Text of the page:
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While Treasury Sleeps, Congress Stirs on China’s Currency

By Scott N. Paul
Director, AAM

For millions of Americans, April 15 is a day of dread. Taxes are due, and long lines at the post office beckon.

But in some circles, that date has a whole other meaning entirely. April 15 also happens to be one of the days this year that the Treasury Department releases its semiannual exchange rate report. This is the document in which our government has the opportunity to assign the label of “currency manipulator” to a foreign country.

Designating another government a deliberate trade cheat is a serious charge. Doing so would be the first step in formal action by Washington to addressing the problem, as it would initiate formal negotiations on the issue of currency between the accused government and our own. And if those talks broke down, it would allow our government to seek redress through direct sanctions.

But if you’re an entrenched interest that finds the idea of Treasury applying the currency manipulator label a little worrisome, don’t worry: At the Obama administration’s Treasury Department, they’re cautious. So cautious, in fact, that they’ve let one of the world’s most egregious trade cheats — the Chinese government — slide despite eight opportunities do something about it since the start of the president’s first term.

Currency manipulation is pretty simple: A country keeps the value of its currency deliberately low versus the U.S. dollar. This makes the country’s exports artificially cheap when entering the U.S. market while simultaneously acting as a tax on U.S. exports entering their market.

China does this.

And who is China’s biggest trading partner? You guessed it: The United States of America.

Last year, trade in goods between China and the United States totaled more than $536 billion. But it is unequal trade; we bought $315 billion in 2012 more than we sold to the Chinese, which makes for the largest trade deficit between two nations in recorded history. We’re already on pace to surpass that total in 2013.

That total is pushed along — in part — by China’s standing policy of currency manipulation, which is directed — by default — at American businesses and the workers they employ. Beijing keeps the renminbi below market value by hoarding U.S. dollars (to the tune of $191 billion in 2012). China now has foreign exchange reserves valued at a staggering $3.26 trillion.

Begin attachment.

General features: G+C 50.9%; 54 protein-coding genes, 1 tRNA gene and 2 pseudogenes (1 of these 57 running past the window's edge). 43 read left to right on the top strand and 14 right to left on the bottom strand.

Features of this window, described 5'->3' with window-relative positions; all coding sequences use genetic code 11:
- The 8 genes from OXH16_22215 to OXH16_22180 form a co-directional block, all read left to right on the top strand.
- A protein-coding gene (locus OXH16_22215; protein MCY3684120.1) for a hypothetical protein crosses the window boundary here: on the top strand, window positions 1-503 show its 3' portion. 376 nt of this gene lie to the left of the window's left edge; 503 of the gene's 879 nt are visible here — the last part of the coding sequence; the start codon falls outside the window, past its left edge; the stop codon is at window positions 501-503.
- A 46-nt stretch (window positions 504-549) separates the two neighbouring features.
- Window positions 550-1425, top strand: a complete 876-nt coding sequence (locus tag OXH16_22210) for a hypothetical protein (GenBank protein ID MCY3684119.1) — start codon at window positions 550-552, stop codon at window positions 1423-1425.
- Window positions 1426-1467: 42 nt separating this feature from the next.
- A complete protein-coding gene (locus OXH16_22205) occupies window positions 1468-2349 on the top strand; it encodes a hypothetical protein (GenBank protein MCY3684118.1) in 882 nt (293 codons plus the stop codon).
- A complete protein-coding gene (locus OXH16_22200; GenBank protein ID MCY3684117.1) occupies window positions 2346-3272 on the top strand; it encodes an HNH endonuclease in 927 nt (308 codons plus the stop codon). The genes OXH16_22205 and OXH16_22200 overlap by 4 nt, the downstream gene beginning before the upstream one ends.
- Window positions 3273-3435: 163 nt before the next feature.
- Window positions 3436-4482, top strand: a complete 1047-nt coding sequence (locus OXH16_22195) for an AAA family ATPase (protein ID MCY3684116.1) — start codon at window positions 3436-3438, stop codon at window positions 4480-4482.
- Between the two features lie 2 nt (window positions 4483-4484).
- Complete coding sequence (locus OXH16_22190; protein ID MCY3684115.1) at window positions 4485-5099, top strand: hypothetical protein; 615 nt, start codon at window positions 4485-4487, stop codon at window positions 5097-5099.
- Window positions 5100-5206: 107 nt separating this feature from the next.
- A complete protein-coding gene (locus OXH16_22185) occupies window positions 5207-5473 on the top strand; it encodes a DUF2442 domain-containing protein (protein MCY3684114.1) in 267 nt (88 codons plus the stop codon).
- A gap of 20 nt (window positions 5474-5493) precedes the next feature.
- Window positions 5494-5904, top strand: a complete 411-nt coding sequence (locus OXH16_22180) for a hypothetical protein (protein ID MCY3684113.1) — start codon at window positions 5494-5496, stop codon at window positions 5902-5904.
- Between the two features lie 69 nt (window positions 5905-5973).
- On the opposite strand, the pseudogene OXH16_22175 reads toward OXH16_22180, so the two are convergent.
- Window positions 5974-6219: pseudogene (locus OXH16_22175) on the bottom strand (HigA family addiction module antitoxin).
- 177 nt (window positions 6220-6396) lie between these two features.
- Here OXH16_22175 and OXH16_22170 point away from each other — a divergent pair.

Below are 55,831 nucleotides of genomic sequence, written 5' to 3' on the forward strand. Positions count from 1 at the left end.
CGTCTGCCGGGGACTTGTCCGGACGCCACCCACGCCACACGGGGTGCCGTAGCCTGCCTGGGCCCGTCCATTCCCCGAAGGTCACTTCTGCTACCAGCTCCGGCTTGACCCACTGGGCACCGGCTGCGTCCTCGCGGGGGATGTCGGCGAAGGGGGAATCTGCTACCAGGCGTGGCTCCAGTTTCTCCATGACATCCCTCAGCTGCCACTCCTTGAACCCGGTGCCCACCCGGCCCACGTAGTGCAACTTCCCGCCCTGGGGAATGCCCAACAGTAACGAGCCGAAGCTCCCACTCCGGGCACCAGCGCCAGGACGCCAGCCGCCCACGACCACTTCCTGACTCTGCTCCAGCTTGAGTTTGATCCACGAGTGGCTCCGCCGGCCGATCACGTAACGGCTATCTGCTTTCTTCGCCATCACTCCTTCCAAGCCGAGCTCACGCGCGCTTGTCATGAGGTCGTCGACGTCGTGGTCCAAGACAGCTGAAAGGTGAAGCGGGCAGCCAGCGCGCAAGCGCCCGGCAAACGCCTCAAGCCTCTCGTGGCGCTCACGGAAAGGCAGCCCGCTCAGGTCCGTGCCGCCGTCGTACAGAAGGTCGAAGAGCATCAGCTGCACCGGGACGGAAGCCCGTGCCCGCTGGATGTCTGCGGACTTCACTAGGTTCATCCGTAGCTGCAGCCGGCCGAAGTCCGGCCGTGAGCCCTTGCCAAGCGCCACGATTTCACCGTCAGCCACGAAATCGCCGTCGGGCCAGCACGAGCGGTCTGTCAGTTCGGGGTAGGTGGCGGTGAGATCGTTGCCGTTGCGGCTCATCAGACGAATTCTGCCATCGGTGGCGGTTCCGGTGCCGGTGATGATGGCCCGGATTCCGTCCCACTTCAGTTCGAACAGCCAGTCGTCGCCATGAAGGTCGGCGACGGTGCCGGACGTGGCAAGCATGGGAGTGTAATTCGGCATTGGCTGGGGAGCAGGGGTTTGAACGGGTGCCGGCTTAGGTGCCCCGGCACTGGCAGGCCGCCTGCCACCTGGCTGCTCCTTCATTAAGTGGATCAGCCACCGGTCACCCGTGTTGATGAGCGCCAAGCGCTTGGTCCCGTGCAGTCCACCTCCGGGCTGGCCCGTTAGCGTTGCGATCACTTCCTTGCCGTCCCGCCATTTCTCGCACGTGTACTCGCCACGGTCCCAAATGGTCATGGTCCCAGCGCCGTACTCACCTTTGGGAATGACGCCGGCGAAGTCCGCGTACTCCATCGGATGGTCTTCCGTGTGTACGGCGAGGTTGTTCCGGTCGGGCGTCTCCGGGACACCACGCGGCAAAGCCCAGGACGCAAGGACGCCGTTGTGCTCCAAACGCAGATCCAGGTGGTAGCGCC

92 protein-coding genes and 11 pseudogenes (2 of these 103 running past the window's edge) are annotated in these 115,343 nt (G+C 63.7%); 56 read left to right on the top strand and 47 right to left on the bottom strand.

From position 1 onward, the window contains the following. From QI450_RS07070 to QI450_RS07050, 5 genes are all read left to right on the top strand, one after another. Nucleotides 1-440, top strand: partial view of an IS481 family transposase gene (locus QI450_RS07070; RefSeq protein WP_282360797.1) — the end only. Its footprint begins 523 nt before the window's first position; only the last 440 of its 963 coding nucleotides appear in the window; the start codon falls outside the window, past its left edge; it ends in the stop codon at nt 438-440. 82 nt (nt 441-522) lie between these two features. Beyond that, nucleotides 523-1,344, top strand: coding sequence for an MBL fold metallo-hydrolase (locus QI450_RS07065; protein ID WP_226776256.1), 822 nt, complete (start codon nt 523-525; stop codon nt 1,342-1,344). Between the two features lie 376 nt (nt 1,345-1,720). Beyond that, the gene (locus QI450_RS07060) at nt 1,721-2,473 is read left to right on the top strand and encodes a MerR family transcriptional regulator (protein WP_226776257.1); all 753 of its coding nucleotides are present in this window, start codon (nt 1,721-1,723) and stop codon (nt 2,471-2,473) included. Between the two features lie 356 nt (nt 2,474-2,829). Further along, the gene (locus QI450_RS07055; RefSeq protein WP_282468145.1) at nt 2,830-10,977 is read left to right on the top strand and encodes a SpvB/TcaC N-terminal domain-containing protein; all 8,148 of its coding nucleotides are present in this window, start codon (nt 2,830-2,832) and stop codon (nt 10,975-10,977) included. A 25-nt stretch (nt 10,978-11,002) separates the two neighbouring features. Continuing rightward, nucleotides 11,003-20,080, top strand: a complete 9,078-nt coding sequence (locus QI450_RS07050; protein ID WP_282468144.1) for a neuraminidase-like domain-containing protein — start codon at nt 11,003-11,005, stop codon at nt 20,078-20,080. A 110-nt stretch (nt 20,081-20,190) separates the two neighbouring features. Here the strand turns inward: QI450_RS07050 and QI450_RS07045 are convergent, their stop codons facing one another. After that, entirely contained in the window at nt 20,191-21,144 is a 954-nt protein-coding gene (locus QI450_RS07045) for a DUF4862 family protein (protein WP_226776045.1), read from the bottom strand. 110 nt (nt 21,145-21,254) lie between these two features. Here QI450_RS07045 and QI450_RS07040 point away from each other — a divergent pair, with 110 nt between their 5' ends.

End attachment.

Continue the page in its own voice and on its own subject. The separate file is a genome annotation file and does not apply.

In the absence of any action from Treasury, Congress is trying to do something about it. Despite being less popular than a 1040 form and about as functional as our trading relationship with Beijing, the fact that China manipulates its currency and the notion that we should do something about it are among the few things a House majority can agree on. And a House bill designed to do that has more than 100 co-sponsors from both sides of the aisle.

If the bill passes, you can expect real results, because there’s clear evidence that China responds to political pressure.

A Senate procedural vote in 2005 that marked the first step toward addressing Beijing’s currency manipulation provoked an immediate rise in the renminbi. When then-Treasury Secretary Timothy Geithner threatened action on currency ahead of a G-20 meeting in 2010, the renminbi rose again. It rose following House and Senate votes on currency legislation in 2010 and 2011. And when President Obama and Mitt Romney promised to combat Chinese trade practices during the 2012 campaign, the renminbi budged another time.

The takeaway? Pressure on China’s currency works.

Now, you would be pressed to find a member of Congress who doesn’t believe our businesses and workforce deserve a guarantee of fair play in the marketplace. You will, however, find a few on Capitol Hill who balk at the notion of prodding the Chinese on currency because they claim we risk a trade war by doing so. That was House Speaker John Boehner’s excuse when he shelved an overwhelmingly bipartisan currency bill in 2010.

That trade war hasn’t happened yet, despite the aforementioned attempts at congressional action.

And while we wait for our political leaders to stand up to a country that is clearly cheating at trade, American producers suffer from the hidden tax of currency manipulation, our unemployment rate remains frustratingly high, and our trade deficit with China grows a little wider each day.

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Scott N. Paul is the founding executive director of the Alliance for American Manufacturing (AAM), which was launched in April 2007. AAM is a non-profit, non-partisan partnership established by some of America’s leading manufacturers and the United Steelworkers (USW) to explore common solutions to challenging public policy topics such as job creation, infrastructure investment, international trade, and global competitiveness. Prior to forming AAM, Mr. Paul was the principal lobbyist for the Industrial Union Council and was a trade lobbyist at the AFL-CIO, where he led the labor movement’s legislative initiatives on international trade, manufacturing, and foreign policy issues.

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Follow Scott Paul on Twitter: www.twitter.com/ScottPaulAAM

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This is republished from The Huffington Post.

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